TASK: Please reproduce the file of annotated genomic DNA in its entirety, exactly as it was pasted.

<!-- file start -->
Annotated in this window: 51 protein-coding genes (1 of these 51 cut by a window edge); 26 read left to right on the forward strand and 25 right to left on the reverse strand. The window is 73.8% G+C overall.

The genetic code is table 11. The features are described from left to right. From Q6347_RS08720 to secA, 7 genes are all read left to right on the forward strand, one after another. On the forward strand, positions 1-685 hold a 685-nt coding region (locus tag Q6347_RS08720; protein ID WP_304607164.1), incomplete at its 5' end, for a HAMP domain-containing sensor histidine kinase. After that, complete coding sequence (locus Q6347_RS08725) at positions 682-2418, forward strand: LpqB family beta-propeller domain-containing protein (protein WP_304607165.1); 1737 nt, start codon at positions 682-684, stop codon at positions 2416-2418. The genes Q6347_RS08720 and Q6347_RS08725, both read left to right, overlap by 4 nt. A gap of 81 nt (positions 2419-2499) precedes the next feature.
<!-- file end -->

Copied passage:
Annotated in this window: 51 protein-coding genes (1 of these 51 cut by a window edge); 26 read left to right on the forward strand and 25 right to left on the reverse strand. The window is 73.8% G+C overall.

The genetic code is table 11. The features are described from left to right. From Q6347_RS08720 to secA, 7 genes are all read left to right on the forward strand, one after another. On the forward strand, positions 1-685 hold a 685-nt coding region (locus tag Q6347_RS08720; protein ID WP_304607164.1), incomplete at its 5' end, for a HAMP domain-containing sensor histidine kinase. After that, complete coding sequence (locus Q6347_RS08725) at positions 682-2418, forward strand: LpqB family beta-propeller domain-containing protein (protein WP_304607165.1); 1737 nt, start codon at positions 682-684, stop codon at positions 2416-2418. The genes Q6347_RS08720 and Q6347_RS08725, both read left to right, overlap by 4 nt. A gap of 81 nt (positions 2419-2499) precedes the next feature.